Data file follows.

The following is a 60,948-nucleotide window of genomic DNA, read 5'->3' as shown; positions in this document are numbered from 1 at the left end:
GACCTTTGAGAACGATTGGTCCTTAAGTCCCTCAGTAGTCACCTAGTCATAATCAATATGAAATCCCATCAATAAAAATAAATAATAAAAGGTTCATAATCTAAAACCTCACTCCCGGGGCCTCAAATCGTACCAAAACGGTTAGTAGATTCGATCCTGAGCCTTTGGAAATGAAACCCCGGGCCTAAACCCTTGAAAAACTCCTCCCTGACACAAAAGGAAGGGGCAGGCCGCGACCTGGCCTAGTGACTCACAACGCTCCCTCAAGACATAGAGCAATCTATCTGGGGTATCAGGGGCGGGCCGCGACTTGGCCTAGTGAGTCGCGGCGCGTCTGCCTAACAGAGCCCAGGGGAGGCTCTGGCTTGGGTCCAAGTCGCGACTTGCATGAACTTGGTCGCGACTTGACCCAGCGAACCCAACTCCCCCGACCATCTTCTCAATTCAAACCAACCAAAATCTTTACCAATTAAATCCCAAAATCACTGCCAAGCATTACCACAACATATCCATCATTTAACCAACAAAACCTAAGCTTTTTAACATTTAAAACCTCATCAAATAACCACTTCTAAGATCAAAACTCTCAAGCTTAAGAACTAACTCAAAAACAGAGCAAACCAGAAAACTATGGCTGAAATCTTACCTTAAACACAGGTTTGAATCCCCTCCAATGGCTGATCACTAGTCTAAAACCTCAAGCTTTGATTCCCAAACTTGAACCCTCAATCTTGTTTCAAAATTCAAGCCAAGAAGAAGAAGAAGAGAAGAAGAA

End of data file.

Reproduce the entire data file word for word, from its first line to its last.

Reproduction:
The following is a 60,948-nucleotide window of genomic DNA, read 5'->3' as shown; positions in this document are numbered from 1 at the left end:
GACCTTTGAGAACGATTGGTCCTTAAGTCCCTCAGTAGTCACCTAGTCATAATCAATATGAAATCCCATCAATAAAAATAAATAATAAAAGGTTCATAATCTAAAACCTCACTCCCGGGGCCTCAAATCGTACCAAAACGGTTAGTAGATTCGATCCTGAGCCTTTGGAAATGAAACCCCGGGCCTAAACCCTTGAAAAACTCCTCCCTGACACAAAAGGAAGGGGCAGGCCGCGACCTGGCCTAGTGACTCACAACGCTCCCTCAAGACATAGAGCAATCTATCTGGGGTATCAGGGGCGGGCCGCGACTTGGCCTAGTGAGTCGCGGCGCGTCTGCCTAACAGAGCCCAGGGGAGGCTCTGGCTTGGGTCCAAGTCGCGACTTGCATGAACTTGGTCGCGACTTGACCCAGCGAACCCAACTCCCCCGACCATCTTCTCAATTCAAACCAACCAAAATCTTTACCAATTAAATCCCAAAATCACTGCCAAGCATTACCACAACATATCCATCATTTAACCAACAAAACCTAAGCTTTTTAACATTTAAAACCTCATCAAATAACCACTTCTAAGATCAAAACTCTCAAGCTTAAGAACTAACTCAAAAACAGAGCAAACCAGAAAACTATGGCTGAAATCTTACCTTAAACACAGGTTTGAATCCCCTCCAATGGCTGATCACTAGTCTAAAACCTCAAGCTTTGATTCCCAAACTTGAACCCTCAATCTTGTTTCAAAATTCAAGCCAAGAAGAAGAAGAAGAGAAGAAGAA